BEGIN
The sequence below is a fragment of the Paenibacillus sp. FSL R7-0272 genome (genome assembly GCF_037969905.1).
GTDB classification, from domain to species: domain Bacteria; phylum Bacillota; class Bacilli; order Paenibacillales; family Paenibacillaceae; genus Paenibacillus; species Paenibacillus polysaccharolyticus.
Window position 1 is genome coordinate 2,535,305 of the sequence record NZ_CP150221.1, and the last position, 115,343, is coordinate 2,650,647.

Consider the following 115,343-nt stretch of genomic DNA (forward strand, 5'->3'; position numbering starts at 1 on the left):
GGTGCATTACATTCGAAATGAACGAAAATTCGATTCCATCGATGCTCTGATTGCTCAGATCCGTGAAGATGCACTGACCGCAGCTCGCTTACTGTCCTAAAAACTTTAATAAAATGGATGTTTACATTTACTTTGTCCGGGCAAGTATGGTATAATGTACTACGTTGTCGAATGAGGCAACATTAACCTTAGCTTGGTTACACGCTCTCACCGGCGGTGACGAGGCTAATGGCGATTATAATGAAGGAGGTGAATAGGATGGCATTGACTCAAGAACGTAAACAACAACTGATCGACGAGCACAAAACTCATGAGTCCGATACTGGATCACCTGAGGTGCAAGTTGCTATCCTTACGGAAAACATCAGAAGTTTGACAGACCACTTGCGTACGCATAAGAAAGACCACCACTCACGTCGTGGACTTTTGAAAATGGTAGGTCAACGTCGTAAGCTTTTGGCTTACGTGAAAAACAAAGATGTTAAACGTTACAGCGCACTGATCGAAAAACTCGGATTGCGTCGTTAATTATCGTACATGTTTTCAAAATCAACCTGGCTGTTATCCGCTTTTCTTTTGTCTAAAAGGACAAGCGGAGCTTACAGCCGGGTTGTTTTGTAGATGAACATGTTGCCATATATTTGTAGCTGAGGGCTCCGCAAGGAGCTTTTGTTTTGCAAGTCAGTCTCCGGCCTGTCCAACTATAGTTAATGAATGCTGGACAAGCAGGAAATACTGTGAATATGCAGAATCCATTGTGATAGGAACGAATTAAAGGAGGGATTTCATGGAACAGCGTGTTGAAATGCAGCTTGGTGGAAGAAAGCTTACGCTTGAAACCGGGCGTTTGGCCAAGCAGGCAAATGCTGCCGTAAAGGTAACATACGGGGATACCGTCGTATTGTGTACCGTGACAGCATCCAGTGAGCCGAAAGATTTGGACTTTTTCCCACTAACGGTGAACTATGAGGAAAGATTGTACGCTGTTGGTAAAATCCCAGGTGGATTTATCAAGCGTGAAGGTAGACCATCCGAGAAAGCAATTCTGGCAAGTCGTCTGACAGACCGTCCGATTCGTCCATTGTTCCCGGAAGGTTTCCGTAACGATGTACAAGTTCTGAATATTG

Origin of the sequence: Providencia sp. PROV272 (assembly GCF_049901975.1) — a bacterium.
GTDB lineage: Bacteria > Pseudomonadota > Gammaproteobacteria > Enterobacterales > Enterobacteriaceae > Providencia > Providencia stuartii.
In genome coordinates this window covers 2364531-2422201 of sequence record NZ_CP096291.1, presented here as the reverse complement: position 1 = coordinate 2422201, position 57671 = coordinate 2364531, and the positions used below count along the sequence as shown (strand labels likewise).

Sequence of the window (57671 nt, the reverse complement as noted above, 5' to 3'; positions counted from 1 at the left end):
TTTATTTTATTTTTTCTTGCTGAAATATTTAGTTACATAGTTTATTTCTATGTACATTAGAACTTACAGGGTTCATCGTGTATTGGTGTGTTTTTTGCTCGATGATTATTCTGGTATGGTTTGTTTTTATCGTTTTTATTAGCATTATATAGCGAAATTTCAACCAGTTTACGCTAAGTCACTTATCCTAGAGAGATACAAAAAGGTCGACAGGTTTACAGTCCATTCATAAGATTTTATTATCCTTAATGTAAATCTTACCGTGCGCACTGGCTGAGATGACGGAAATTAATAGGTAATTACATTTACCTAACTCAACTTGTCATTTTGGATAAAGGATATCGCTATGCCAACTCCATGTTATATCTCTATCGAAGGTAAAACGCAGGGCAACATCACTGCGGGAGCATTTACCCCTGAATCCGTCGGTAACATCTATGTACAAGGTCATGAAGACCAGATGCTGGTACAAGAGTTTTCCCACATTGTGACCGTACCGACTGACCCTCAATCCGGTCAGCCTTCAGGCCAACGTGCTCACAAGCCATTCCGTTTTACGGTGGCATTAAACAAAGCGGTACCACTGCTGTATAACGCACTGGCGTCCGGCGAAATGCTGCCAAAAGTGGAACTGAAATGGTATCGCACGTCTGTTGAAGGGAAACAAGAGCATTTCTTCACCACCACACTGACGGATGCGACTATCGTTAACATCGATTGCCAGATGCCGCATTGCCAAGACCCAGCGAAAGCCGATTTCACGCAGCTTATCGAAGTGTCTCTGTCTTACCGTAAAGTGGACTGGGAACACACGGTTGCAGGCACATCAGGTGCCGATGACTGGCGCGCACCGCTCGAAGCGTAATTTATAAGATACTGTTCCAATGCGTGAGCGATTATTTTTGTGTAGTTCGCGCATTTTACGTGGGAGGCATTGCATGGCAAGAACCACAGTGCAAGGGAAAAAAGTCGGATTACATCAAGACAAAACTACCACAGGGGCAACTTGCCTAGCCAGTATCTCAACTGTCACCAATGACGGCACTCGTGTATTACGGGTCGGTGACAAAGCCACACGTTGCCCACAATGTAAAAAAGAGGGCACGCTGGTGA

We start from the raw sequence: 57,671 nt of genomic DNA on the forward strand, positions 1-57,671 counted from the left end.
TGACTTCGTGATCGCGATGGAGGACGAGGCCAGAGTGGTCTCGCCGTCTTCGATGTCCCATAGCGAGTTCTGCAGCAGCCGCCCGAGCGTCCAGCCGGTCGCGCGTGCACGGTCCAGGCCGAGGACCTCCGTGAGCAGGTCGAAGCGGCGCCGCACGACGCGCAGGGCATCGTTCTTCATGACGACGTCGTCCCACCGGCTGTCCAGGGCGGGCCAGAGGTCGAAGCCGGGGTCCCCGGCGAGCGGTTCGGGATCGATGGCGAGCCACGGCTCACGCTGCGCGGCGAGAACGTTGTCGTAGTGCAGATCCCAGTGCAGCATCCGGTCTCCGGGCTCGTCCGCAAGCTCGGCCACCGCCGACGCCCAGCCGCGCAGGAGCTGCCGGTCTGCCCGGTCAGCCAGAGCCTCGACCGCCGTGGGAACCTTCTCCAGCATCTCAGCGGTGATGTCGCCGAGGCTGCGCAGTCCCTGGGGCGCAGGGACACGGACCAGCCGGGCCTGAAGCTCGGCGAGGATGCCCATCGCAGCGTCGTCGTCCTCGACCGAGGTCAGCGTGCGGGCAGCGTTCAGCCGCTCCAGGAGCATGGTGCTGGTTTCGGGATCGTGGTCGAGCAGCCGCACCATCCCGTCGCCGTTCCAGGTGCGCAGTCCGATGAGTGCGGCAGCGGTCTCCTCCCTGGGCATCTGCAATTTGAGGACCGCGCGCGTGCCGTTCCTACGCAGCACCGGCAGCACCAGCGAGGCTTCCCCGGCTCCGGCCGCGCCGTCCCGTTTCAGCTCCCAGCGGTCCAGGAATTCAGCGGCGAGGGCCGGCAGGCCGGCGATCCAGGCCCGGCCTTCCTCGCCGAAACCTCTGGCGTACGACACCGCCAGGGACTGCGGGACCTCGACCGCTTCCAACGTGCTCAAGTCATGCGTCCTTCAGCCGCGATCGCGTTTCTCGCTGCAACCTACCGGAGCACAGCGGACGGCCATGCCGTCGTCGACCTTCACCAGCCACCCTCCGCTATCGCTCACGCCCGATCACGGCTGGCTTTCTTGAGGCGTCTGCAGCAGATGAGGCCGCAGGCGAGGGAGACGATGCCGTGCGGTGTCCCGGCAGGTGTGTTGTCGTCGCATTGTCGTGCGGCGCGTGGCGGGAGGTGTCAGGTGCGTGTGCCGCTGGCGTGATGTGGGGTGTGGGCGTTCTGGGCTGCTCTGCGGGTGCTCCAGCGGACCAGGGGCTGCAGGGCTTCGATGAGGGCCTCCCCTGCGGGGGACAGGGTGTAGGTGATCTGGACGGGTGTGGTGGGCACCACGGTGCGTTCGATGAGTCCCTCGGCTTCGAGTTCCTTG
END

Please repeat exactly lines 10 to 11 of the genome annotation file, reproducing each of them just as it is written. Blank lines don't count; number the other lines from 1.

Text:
TTTATTTTATTTTTTCTTGCTGAAATATTTAGTTACATAGTTTATTTCTATGTACATTAGAACTTACAGGGTTCATCGTGTATTGGTGTGTTTTTTGCTCGATGATTATTCTGGTATGGTTTGTTTTTATCGTTTTTATTAGCATTATATAGCGAAATTTCAACCAGTTTACGCTAAGTCACTTATCCTAGAGAGATACAAAAAGGTCGACAGGTTTACAGTCCATTCATAAGATTTTATTATCCTTAATGTAAATCTTACCGTGCGCACTGGCTGAGATGACGGAAATTAATAGGTAATTACATTTACCTAACTCAACTTGTCATTTTGGATAAAGGATATCGCTATGCCAACTCCATGTTATATCTCTATCGAAGGTAAAACGCAGGGCAACATCACTGCGGGAGCATTTACCCCTGAATCCGTCGGTAACATCTATGTACAAGGTCATGAAGACCAGATGCTGGTACAAGAGTTTTCCCACATTGTGACCGTACCGACTGACCCTCAATCCGGTCAGCCTTCAGGCCAACGTGCTCACAAGCCATTCCGTTTTACGGTGGCATTAAACAAAGCGGTACCACTGCTGTATAACGCACTGGCGTCCGGCGAAATGCTGCCAAAAGTGGAACTGAAATGGTATCGCACGTCTGTTGAAGGGAAACAAGAGCATTTCTTCACCACCACACTGACGGATGCGACTATCGTTAACATCGATTGCCAGATGCCGCATTGCCAAGACCCAGCGAAAGCCGATTTCACGCAGCTTATCGAAGTGTCTCTGTCTTACCGTAAAGTGGACTGGGAACACACGGTTGCAGGCACATCAGGTGCCGATGACTGGCGCGCACCGCTCGAAGCGTAATTTATAAGATACTGTTCCAATGCGTGAGCGATTATTTTTGTGTAGTTCGCGCATTTTACGTGGGAGGCATTGCATGGCAAGAACCACAGTGCAAGGGAAAAAAGTCGGATTACATCAAGACAAAACTACCACAGGGGCAACTTGCCTAGCCAGTATCTCAACTGTCACCAATGACGGCACTCGTGTATTACGGGTCGGTGACAAAGCCACACGTTGCCCACAATGTAAAAAAGAGGGCACGCTGGTGA

We start from the raw sequence: 57,671 nt of genomic DNA on the forward strand, positions 1-57,671 counted from the left end.